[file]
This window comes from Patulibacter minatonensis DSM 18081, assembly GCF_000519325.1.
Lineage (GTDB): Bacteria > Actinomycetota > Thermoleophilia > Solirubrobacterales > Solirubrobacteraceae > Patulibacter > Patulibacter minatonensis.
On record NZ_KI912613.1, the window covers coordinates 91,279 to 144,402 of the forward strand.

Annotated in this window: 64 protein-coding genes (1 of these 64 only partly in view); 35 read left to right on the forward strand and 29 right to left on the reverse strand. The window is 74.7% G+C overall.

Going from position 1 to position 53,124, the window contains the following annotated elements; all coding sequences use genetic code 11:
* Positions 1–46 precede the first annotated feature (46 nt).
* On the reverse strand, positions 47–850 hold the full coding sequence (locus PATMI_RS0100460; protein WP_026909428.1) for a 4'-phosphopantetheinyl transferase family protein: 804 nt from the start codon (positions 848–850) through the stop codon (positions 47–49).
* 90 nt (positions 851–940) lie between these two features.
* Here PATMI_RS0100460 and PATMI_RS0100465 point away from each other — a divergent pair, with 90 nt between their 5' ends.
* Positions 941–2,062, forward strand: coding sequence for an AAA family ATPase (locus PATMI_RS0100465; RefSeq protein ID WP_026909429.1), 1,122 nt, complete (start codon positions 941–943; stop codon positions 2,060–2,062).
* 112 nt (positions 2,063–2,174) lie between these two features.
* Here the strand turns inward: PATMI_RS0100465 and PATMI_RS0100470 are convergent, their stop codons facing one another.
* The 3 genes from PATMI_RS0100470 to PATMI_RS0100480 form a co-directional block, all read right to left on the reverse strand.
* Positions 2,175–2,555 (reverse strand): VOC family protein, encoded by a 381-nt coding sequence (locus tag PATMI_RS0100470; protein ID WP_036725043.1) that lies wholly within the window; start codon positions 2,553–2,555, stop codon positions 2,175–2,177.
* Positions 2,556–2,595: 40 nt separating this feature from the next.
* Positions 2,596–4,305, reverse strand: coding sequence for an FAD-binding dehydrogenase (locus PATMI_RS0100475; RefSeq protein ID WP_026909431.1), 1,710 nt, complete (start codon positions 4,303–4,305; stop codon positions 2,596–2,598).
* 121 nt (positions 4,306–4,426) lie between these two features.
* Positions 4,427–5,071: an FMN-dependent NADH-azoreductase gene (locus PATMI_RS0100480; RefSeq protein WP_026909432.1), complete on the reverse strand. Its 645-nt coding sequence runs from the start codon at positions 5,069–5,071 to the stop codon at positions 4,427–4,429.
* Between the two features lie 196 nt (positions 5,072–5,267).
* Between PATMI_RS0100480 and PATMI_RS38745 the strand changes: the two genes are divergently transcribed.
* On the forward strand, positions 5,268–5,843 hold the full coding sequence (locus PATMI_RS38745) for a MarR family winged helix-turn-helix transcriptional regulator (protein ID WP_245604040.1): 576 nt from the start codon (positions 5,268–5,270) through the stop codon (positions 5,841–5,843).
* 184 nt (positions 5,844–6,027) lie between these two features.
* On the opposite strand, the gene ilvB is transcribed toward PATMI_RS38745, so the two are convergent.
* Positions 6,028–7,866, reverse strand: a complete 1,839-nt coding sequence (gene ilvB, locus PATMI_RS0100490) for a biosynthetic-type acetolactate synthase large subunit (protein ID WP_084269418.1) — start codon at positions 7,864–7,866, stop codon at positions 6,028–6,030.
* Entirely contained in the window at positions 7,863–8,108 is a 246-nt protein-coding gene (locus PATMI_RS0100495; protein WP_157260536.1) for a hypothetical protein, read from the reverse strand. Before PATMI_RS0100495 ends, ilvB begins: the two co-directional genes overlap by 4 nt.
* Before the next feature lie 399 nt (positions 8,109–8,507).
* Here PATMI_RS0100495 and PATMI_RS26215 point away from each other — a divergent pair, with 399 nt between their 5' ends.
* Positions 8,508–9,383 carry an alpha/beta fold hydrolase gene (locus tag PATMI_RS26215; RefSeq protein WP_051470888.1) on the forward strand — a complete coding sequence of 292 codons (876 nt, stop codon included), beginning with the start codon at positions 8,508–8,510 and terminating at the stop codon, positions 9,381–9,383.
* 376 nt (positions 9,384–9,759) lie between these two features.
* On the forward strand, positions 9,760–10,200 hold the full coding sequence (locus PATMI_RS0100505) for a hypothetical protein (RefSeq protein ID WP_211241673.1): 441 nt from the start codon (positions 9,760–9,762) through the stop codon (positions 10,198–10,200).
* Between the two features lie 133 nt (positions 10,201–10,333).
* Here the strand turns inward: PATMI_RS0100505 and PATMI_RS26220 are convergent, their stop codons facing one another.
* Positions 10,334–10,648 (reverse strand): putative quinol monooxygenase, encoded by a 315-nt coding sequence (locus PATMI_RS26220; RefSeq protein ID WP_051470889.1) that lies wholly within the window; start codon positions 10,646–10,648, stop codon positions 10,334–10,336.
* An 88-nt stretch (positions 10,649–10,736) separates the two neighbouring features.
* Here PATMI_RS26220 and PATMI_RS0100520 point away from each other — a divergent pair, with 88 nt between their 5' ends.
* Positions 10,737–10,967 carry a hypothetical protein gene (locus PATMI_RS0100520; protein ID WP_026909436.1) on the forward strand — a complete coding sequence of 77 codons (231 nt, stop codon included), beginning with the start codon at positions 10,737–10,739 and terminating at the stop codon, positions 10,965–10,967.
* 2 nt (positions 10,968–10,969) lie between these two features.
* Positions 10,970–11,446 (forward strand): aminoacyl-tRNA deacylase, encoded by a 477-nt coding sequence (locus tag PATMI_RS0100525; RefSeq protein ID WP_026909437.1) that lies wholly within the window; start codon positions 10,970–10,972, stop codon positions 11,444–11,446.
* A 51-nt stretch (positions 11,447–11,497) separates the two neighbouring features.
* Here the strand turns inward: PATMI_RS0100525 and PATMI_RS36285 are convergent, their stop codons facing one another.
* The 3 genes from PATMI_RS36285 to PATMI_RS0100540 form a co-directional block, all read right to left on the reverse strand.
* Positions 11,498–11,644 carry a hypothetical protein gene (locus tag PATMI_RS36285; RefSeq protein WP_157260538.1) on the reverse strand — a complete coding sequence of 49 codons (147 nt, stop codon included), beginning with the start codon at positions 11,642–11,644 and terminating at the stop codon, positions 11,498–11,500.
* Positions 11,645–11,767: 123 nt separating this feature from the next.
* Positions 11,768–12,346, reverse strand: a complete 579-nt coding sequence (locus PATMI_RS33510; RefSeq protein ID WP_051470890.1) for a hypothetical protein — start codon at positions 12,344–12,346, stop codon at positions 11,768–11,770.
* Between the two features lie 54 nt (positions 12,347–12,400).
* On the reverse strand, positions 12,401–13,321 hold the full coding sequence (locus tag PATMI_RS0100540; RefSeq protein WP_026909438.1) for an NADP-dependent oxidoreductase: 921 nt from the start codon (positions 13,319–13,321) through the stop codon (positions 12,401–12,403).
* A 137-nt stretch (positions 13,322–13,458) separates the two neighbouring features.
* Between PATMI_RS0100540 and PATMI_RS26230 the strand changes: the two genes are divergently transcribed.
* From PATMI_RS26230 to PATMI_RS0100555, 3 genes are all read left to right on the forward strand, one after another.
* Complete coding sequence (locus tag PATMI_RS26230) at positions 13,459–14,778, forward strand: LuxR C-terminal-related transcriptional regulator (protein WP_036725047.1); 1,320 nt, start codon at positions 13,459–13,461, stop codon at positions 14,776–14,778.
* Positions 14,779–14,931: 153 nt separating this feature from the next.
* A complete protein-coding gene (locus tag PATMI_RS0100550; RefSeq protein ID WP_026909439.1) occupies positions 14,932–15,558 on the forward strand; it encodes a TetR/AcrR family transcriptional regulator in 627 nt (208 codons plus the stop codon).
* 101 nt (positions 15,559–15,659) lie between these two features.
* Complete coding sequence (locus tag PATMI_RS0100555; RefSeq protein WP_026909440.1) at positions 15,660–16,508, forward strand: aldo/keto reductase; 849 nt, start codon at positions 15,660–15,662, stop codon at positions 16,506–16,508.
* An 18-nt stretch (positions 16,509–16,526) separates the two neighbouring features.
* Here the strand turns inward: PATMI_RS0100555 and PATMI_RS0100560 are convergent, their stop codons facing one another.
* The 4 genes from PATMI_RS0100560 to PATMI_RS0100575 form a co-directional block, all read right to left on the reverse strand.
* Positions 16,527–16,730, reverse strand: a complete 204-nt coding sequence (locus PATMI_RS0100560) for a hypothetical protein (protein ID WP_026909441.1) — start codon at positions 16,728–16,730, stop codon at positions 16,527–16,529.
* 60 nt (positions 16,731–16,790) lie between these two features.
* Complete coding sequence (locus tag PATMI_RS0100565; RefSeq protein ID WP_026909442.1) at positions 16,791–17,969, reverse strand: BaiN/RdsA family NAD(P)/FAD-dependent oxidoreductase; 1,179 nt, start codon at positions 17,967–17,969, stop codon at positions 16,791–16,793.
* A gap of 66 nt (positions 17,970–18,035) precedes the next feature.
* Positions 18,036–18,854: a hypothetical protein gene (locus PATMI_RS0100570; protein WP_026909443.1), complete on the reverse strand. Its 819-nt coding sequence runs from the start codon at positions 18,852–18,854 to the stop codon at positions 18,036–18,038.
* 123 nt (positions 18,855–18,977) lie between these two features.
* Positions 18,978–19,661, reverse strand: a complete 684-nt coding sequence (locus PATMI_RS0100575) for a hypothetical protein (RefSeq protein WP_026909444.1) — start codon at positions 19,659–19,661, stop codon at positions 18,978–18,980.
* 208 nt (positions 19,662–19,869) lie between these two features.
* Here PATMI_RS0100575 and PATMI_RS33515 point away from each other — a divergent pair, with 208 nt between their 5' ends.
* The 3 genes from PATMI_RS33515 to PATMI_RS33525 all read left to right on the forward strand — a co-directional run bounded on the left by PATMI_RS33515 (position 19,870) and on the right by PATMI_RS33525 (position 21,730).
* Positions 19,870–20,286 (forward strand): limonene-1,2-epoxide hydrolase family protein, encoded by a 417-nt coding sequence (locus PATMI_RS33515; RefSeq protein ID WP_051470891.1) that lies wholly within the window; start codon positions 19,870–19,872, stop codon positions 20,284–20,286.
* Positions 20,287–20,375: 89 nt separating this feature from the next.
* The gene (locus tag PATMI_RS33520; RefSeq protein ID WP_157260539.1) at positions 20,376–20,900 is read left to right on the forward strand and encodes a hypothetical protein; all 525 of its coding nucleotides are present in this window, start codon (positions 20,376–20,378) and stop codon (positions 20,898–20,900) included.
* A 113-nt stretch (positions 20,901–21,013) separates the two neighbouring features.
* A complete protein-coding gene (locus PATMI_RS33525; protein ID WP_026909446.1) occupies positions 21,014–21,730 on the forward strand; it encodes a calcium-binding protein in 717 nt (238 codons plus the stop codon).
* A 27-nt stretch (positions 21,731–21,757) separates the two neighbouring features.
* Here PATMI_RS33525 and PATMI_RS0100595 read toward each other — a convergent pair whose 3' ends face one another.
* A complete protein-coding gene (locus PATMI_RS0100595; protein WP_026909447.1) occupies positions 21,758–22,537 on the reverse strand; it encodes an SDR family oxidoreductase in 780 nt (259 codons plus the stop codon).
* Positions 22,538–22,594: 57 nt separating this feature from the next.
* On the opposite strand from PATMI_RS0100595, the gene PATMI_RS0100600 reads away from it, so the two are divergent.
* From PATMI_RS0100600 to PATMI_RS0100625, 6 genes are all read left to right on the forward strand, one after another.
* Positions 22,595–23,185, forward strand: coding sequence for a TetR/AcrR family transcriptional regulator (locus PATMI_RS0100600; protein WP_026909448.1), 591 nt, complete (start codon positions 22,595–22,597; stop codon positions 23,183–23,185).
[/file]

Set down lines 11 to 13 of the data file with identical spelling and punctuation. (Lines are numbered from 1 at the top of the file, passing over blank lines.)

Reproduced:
* 112 nt (positions 2,063–2,174) lie between these two features.
* Here the strand turns inward: PATMI_RS0100465 and PATMI_RS0100470 are convergent, their stop codons facing one another.
* The 3 genes from PATMI_RS0100470 to PATMI_RS0100480 form a co-directional block, all read right to left on the reverse strand.